Nightly Brief

Your Wednesday night briefing from the staff of Courthouse News

Top CNS stories for today including the White House has begun the New Year with a statement opposing the proposal by House Democrats to end the partial government shutdown; The retired U.S. Marine facing espionage charges in Russia will be allowed to meet with American diplomats; A former coach from the University of Southern California pleaded guilty to raking in $4,100 as part of a much larger bribery conspiracy that rattled college basketball last year, and more.

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National

(AP Photo/Jose Luis Magana)

1.) The White House has begun the New Year with a statement opposing the proposal by House Democrats to end the partial government shutdown.

(Courtesy of the Whelan Family via AP)

2.) The retired U.S. Marine facing espionage charges in Russia will be allowed to meet with American diplomats Wednesday, Secretary of State Mike Pompeo said.

3.) A former coach from the University of Southern California pleaded guilty Wednesday to raking in $4,100 as part of a much larger bribery conspiracy that rattled college basketball last year.

(AP Photo/Rick Bowmer)

4.) Days away from joining the Senate’s Republican majority, Senator-elect Mitt Romney broadly criticized President Donald Trump’s policies and character and argued that the president “has not risen to the mantle of the office.”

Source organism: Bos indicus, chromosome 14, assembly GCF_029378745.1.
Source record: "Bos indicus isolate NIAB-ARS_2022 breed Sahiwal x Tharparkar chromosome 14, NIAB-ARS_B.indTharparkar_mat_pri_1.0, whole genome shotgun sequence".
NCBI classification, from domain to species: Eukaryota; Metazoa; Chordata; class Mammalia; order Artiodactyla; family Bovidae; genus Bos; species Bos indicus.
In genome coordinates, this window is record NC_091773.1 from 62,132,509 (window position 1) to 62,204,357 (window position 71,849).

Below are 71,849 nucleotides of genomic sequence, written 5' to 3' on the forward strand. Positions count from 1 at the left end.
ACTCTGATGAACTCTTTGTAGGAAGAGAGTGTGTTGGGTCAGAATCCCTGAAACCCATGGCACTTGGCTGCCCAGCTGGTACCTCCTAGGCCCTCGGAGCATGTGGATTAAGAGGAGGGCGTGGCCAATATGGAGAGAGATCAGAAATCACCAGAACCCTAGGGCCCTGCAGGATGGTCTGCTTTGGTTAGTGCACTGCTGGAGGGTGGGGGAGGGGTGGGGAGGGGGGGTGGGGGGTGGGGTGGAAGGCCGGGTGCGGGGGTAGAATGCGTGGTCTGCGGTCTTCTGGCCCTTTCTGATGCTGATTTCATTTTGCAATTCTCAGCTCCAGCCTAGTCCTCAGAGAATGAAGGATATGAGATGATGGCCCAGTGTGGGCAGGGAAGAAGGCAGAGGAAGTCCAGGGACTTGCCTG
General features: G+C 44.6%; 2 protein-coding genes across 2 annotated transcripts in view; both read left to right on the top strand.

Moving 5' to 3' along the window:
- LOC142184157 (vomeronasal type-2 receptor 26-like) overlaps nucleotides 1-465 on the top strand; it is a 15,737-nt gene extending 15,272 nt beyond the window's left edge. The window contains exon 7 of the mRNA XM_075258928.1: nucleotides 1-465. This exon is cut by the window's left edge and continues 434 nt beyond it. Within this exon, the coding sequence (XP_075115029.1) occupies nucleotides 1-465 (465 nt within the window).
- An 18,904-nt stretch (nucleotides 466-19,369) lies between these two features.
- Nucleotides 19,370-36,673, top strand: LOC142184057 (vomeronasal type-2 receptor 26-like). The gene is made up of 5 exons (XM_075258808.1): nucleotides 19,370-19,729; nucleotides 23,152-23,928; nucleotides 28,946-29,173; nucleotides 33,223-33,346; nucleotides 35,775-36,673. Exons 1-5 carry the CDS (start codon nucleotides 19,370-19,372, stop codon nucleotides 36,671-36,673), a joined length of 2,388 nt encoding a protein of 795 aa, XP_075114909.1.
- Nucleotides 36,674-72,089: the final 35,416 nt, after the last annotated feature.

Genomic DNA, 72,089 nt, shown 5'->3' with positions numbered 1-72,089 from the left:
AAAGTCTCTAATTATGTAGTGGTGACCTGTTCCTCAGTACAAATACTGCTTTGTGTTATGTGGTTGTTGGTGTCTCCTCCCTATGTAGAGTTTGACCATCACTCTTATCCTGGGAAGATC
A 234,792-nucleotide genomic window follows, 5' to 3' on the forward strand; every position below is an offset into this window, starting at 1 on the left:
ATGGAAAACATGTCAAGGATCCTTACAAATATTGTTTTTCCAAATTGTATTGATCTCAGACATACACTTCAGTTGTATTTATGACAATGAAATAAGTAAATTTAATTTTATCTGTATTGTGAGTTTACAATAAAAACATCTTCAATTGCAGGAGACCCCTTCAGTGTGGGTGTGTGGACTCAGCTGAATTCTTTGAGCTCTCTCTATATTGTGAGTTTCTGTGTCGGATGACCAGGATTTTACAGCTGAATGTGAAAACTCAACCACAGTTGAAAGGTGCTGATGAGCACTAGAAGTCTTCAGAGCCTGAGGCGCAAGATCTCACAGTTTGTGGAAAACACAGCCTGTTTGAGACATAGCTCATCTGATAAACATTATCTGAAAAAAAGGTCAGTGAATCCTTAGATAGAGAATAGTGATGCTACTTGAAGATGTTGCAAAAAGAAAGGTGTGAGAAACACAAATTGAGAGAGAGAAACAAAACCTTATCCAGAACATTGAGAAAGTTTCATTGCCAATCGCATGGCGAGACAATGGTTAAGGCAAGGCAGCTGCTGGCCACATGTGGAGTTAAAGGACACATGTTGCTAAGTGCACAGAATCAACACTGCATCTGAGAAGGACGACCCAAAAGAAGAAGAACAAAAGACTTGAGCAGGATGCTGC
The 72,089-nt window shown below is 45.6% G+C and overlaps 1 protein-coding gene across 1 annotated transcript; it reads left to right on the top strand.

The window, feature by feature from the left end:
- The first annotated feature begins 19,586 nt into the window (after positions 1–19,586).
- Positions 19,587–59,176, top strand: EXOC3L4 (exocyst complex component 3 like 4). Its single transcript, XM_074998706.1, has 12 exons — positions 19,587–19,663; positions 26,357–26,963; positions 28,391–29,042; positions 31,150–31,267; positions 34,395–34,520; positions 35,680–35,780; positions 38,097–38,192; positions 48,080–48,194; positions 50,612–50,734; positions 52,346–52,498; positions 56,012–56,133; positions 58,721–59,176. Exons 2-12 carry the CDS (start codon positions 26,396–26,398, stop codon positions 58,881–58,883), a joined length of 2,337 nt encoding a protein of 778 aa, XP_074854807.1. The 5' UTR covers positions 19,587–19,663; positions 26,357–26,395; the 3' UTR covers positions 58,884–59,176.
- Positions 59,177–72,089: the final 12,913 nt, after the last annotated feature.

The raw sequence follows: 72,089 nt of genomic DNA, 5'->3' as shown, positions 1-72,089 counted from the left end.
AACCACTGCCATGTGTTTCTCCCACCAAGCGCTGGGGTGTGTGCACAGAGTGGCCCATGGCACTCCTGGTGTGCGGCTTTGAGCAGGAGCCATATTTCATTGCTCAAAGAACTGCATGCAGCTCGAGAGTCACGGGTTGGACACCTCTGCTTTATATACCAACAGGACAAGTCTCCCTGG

Regional

5.) As the Golden State moves into 2019, it will close the book on an abnormally dry year with hopes that a few rain storms can stave off the prospect of another drought.

6.) The California Supreme Court on Wednesday denied a sheriff union’s request to block a new state law that provides public access to past police-misconduct and use-of-force records.

7.) The Seventh Circuit on Wednesday denied as untimely a Chicago police union’s attempt to intervene in Illinois’ lawsuit against the city over police brutality against blacks and Latinos.

International

8.) The growing threat of desertification and its effects on European land, especially in the Mediterranean regions, are being poorly monitored and prepared for by the European Commission, according a new audit by an EU watchdog agency.

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